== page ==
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Editor-In-Chief:

Russell Miller


Advisory Board:

Gregor Bachmann
Nina Boeger
Matthias Casper
Helge Dedek
Hans-Michael Heinig
Florian Hoffmann
Alexandra Kemmerer


Senior Editorial Board: 

Betsy Baker
Gralf-Peter Calliess
Patrycja Dabrowska
Elisa Hoven
Jen Hendry
Karen Kaiser

Malcolm MacLaren
Stefan Magen
Ralf Michaels
Christoph Safferling
Frank Schorkopf
Emanuel Towfigh
Floris de Witte


Conference Report – Pointed Reasoning on Normativity: Young Researchers in Legal Philosophy Meet in Würzburg


By Matthias Goldmann
Abstract
Read the Full Contribution as a PDF


“For, he reasons pointedly, that which must not cannot be:” the last two lines of a famous poem by Christian Morgenstern bring the crux of normativity to the point:  what is the relationship between facts and norms? The research of the past decades has increased rather than reduced the complexity of this fundamental question for legal theory. First of all, the relationship between facts and norms is still less than clear. Hans Kelsen had argued that facts and norms were to be clearly separated, but once the Grundnorm (basic norm) had turned out to be fictitious, the search for an appropriate description of the relationship between facts and norms began anew. Positivists after Kelsen based normativity on different facts, such as social acceptance or social discourse. Secondly, research on new modes of governance, in particular in the fields of European and international law, has revealed that behaviour can be influenced by “soft” norms and non-normative forms of governance just as much as by “hard” law. These results prompted some to consider legal normativity a matter of degree instead of an on-off issue.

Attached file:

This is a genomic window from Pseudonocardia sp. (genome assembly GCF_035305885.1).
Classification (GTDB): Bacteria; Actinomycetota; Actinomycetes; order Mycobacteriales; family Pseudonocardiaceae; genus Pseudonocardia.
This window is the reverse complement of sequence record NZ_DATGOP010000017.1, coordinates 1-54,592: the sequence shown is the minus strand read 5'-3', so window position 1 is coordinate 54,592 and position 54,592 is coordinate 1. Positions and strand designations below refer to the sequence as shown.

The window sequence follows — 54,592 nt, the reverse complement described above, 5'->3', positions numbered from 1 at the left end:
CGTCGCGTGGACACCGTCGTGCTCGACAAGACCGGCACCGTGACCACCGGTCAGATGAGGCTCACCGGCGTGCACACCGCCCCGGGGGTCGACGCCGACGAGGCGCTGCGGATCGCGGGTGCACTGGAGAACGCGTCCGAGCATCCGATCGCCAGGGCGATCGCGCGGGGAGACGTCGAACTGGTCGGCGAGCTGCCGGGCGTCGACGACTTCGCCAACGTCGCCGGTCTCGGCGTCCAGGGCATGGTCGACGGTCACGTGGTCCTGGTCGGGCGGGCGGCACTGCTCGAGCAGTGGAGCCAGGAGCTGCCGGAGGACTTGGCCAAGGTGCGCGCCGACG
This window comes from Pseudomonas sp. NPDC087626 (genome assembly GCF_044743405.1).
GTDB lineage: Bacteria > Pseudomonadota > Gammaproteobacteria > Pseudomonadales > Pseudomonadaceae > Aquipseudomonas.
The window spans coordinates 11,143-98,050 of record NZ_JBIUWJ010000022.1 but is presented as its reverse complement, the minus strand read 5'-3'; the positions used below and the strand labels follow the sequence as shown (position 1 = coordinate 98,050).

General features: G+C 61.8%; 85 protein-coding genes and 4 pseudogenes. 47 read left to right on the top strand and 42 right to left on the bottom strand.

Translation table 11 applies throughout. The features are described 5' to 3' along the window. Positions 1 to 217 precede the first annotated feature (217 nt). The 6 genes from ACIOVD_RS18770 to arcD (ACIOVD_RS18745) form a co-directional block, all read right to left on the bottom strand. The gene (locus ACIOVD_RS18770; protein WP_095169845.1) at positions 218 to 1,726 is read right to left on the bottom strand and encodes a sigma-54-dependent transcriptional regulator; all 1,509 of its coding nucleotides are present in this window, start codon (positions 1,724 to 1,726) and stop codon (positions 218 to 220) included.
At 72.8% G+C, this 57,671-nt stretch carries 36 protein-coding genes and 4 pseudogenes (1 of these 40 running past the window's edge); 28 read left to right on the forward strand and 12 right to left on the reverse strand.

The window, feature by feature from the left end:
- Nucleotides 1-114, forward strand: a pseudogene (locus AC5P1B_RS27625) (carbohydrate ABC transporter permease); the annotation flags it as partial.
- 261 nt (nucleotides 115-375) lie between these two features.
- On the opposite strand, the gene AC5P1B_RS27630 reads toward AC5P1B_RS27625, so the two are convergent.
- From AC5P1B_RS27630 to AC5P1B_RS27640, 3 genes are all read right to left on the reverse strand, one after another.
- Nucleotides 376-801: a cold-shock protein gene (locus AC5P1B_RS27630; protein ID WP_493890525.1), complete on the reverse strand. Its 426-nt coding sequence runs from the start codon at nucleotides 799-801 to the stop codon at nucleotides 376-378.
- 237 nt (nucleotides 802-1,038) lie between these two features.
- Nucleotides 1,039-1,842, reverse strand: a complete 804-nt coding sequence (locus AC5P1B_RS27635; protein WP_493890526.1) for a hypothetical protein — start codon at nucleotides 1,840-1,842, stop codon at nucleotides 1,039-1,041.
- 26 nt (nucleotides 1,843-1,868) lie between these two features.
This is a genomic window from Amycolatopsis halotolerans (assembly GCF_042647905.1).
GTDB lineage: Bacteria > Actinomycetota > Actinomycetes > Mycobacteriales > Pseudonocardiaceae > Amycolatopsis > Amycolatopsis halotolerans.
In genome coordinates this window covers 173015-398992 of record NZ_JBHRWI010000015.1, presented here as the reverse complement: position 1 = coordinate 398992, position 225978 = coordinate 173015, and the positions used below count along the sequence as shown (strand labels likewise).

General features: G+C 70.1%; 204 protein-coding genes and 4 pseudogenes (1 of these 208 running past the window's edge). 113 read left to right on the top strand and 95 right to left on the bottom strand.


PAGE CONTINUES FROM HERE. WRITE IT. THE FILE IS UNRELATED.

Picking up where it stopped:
With these and many more questions open, the irony of Morgenstern’s poem appears as a promising strategy for inducing pointed reasoning on normativity: irony makes the problem comprehensible and un-demonizes such an immense issue like normativity that affects the self-understanding of the entire discipline. The poem was therefore a perfect lead-in for the conference on normativity convened by the forum of young German-speaking researchers in legal philosophy (Junges Forum Rechtsphilosophie, JFR) in Würzburg from 27 to 28 September 2006. The JFR is an informal group founded at the beginning of the 1990s as a platform for exchange and discussion.  It is closely associated with the German section of the “Internationale Vereinigung für Rechts- und Sozialphilosophie,” and the papers of its annual conference are regularly published in a supplement to the Archiv...


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Privacy
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8-9 July 2014

Univeristy of
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New Book
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"Turning Points
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